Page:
Do men work harder than women? Empirical evidence says maybe. According to the Organisation for Economic Cooperation and Development’s ‘Better Life Index’ Australian men do work more hours than women.
The ‘Better Life Index’ is to the Organisation for Economic Cooperation and Development (OECD) what comparing penis length is to high school PE class. Essentially, it’s an annual report compiled by the United Nations to determine which of the 34 industrialised nations are the most righteous across categories like housing, jobs, education, health, environment and work-life balance. In the end the data is collated and each country gets ranked according to their cumulative score. And, in keeping with the high school analogy, it turns out Australia is one hell of a penis.
For the third year in a row Australia has ranked number one on the Better Life Index. That means, statistically speaking, Australians live better lives than people in any other OECD nation, like Sweden (crazy taxes), Canada (grizzly bears) and Norway (cold as heck) which ranked #2, #3 and #4 respectively. Good for you, Australia. Good for you.
An area where Australians rank poorly is the ‘Work-Life Balance’ category. The report states:
An important aspect of work-life balance is the amount of time a person spends at work. Evidence suggests that long work hours may impair personal health, jeopardize safety and increase stress. The share of employees working more than 50 hours per week is not very large across OECD countries. In Australia, however, more than 14% of employees work very long hours, much more than the OECD average of 9%.
It then continues:
Overall, men spend more hours in paid work: in Australia 21% of men work very long hours, compared with 6% of women.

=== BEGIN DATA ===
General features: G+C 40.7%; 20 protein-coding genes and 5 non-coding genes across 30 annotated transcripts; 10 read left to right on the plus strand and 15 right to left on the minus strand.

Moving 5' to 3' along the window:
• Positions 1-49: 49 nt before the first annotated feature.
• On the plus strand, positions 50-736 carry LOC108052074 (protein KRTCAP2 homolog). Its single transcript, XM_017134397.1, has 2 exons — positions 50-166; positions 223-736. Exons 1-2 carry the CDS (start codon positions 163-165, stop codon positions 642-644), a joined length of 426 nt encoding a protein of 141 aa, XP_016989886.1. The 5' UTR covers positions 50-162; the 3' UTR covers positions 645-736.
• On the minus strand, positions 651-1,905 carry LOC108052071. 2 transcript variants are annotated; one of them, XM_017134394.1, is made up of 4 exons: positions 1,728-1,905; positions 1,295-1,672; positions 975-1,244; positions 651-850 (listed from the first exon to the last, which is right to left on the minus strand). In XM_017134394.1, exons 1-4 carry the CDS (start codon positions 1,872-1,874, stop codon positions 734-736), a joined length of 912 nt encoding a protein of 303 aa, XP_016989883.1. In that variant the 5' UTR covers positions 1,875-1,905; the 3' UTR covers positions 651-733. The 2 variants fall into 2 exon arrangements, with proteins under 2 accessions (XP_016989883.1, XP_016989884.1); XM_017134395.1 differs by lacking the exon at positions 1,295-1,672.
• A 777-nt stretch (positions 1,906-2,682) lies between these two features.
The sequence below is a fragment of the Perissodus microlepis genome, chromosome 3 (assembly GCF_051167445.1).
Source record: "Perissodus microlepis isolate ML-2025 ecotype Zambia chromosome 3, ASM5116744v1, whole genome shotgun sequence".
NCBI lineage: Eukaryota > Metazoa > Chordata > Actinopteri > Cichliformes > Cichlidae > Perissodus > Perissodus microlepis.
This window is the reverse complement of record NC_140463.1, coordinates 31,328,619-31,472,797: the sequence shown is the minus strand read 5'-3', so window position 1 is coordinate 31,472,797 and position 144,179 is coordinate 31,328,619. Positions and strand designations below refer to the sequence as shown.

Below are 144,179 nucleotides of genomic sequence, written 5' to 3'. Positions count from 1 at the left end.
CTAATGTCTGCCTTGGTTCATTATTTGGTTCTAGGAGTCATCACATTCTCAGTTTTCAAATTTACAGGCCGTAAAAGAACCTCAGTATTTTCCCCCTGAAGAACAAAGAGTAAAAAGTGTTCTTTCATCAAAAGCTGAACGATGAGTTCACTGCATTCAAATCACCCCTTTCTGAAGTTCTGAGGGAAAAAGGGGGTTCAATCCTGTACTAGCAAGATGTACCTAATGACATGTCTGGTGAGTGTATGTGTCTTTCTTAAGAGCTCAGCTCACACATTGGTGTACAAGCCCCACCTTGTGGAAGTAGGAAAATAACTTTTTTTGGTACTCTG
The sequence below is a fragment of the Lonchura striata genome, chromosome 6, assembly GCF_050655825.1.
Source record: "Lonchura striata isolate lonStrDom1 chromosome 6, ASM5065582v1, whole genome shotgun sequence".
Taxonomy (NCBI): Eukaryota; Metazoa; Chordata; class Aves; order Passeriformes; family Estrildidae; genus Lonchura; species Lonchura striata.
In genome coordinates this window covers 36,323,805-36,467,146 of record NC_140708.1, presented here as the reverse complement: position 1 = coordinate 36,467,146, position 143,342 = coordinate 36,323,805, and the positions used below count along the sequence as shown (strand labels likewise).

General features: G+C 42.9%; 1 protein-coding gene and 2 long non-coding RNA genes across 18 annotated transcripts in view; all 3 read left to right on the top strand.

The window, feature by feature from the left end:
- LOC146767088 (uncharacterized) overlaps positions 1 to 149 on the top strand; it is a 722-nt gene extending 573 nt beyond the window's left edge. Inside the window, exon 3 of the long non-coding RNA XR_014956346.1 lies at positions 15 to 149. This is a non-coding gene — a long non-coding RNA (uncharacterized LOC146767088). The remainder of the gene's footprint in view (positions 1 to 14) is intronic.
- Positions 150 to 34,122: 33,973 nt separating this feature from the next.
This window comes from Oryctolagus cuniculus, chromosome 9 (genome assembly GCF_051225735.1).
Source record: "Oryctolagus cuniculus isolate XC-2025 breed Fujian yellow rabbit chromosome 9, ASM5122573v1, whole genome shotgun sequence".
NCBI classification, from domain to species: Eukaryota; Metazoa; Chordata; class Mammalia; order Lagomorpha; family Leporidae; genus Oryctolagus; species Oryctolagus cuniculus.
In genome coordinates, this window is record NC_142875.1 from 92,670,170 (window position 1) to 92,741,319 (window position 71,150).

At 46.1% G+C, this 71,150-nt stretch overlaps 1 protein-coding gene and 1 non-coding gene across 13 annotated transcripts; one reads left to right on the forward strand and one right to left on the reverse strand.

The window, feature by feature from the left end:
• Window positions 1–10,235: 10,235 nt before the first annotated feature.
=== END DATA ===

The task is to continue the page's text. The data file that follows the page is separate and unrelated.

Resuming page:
The gender discrepancy’s huge, there’s no denying it. But is it meaningful? We have to assume the data relates to a hefty sample containing males and females with the same employment status (i.e. full time), otherwise the chance of outliers skewing the results or other non-related variables could render the data unreliable. In the complete documentation for the OECD study, the researchers outline the selection criteria with greater detail – including what hours-per-week constitutes “very long hours” and excluded the self-employed from the category, as you can see in the section below:
Of course, what the study hasn’t identified is the motivating factors behind why more Australian men than women are working long hours. Is it because they are actually harder workers, more motivated to do a good job? Is it because women are faster at completing workplace tasks than men? Is it because men more likely to exaggerate their working hours in surveys, or women are more likely to under-report? Is it because office Internet speed means faster access to after-hours porn? (#Sexist).
Those variables aren’t considered in the Better Life Index, but we’re interested to see if you’ve noticed from personal experience – purely in terms of hours worked – whether there is a noticeable difference (if any) in the behaviour of men and women. Share your opinion in the poll.